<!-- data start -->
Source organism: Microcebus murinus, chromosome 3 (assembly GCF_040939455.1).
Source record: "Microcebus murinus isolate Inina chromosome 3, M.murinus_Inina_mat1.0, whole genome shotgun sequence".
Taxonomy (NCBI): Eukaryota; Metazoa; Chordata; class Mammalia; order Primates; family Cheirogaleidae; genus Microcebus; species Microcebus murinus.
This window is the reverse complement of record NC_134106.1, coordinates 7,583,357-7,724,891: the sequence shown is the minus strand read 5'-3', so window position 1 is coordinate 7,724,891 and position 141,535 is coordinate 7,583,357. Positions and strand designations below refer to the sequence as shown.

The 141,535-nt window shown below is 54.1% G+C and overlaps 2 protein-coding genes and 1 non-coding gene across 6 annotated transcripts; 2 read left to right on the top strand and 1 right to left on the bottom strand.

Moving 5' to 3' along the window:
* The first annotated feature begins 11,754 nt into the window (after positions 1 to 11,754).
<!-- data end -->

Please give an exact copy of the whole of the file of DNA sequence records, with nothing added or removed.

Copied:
Source organism: Microcebus murinus, chromosome 3 (assembly GCF_040939455.1).
Source record: "Microcebus murinus isolate Inina chromosome 3, M.murinus_Inina_mat1.0, whole genome shotgun sequence".
Taxonomy (NCBI): Eukaryota; Metazoa; Chordata; class Mammalia; order Primates; family Cheirogaleidae; genus Microcebus; species Microcebus murinus.
This window is the reverse complement of record NC_134106.1, coordinates 7,583,357-7,724,891: the sequence shown is the minus strand read 5'-3', so window position 1 is coordinate 7,724,891 and position 141,535 is coordinate 7,583,357. Positions and strand designations below refer to the sequence as shown.

The 141,535-nt window shown below is 54.1% G+C and overlaps 2 protein-coding genes and 1 non-coding gene across 6 annotated transcripts; 2 read left to right on the top strand and 1 right to left on the bottom strand.

Moving 5' to 3' along the window:
* The first annotated feature begins 11,754 nt into the window (after positions 1 to 11,754).